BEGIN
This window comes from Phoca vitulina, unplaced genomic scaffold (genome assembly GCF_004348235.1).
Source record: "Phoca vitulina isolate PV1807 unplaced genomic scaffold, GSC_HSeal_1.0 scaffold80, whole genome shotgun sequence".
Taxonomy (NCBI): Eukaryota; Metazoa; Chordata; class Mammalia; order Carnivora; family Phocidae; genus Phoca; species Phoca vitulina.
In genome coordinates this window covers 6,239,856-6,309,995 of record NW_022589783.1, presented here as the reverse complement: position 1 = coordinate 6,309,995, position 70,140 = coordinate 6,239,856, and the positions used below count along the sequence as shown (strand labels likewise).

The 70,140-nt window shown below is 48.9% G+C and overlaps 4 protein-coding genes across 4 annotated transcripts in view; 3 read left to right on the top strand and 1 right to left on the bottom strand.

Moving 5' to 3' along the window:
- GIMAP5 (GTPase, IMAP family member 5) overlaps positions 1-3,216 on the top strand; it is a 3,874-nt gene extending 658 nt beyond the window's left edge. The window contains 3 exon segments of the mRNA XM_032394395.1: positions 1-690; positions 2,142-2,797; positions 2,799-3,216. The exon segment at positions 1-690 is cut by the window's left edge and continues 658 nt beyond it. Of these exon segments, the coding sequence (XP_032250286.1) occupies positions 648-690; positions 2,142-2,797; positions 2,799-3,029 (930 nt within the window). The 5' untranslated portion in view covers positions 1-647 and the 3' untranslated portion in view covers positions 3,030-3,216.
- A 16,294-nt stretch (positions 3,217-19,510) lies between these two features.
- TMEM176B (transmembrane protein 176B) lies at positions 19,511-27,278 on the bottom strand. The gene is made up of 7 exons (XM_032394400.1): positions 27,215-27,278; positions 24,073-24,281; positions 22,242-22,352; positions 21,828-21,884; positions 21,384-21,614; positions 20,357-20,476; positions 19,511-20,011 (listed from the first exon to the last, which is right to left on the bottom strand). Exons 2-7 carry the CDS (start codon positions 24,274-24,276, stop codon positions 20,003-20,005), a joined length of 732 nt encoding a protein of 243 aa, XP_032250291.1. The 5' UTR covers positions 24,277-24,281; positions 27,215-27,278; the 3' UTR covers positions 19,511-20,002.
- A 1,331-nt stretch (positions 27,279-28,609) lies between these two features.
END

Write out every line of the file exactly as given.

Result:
This window comes from Phoca vitulina, unplaced genomic scaffold (genome assembly GCF_004348235.1).
Source record: "Phoca vitulina isolate PV1807 unplaced genomic scaffold, GSC_HSeal_1.0 scaffold80, whole genome shotgun sequence".
Taxonomy (NCBI): Eukaryota; Metazoa; Chordata; class Mammalia; order Carnivora; family Phocidae; genus Phoca; species Phoca vitulina.
In genome coordinates this window covers 6,239,856-6,309,995 of record NW_022589783.1, presented here as the reverse complement: position 1 = coordinate 6,309,995, position 70,140 = coordinate 6,239,856, and the positions used below count along the sequence as shown (strand labels likewise).

The 70,140-nt window shown below is 48.9% G+C and overlaps 4 protein-coding genes across 4 annotated transcripts in view; 3 read left to right on the top strand and 1 right to left on the bottom strand.

Moving 5' to 3' along the window:
- GIMAP5 (GTPase, IMAP family member 5) overlaps positions 1-3,216 on the top strand; it is a 3,874-nt gene extending 658 nt beyond the window's left edge. The window contains 3 exon segments of the mRNA XM_032394395.1: positions 1-690; positions 2,142-2,797; positions 2,799-3,216. The exon segment at positions 1-690 is cut by the window's left edge and continues 658 nt beyond it. Of these exon segments, the coding sequence (XP_032250286.1) occupies positions 648-690; positions 2,142-2,797; positions 2,799-3,029 (930 nt within the window). The 5' untranslated portion in view covers positions 1-647 and the 3' untranslated portion in view covers positions 3,030-3,216.
- A 16,294-nt stretch (positions 3,217-19,510) lies between these two features.
- TMEM176B (transmembrane protein 176B) lies at positions 19,511-27,278 on the bottom strand. The gene is made up of 7 exons (XM_032394400.1): positions 27,215-27,278; positions 24,073-24,281; positions 22,242-22,352; positions 21,828-21,884; positions 21,384-21,614; positions 20,357-20,476; positions 19,511-20,011 (listed from the first exon to the last, which is right to left on the bottom strand). Exons 2-7 carry the CDS (start codon positions 24,274-24,276, stop codon positions 20,003-20,005), a joined length of 732 nt encoding a protein of 243 aa, XP_032250291.1. The 5' UTR covers positions 24,277-24,281; positions 27,215-27,278; the 3' UTR covers positions 19,511-20,002.
- A 1,331-nt stretch (positions 27,279-28,609) lies between these two features.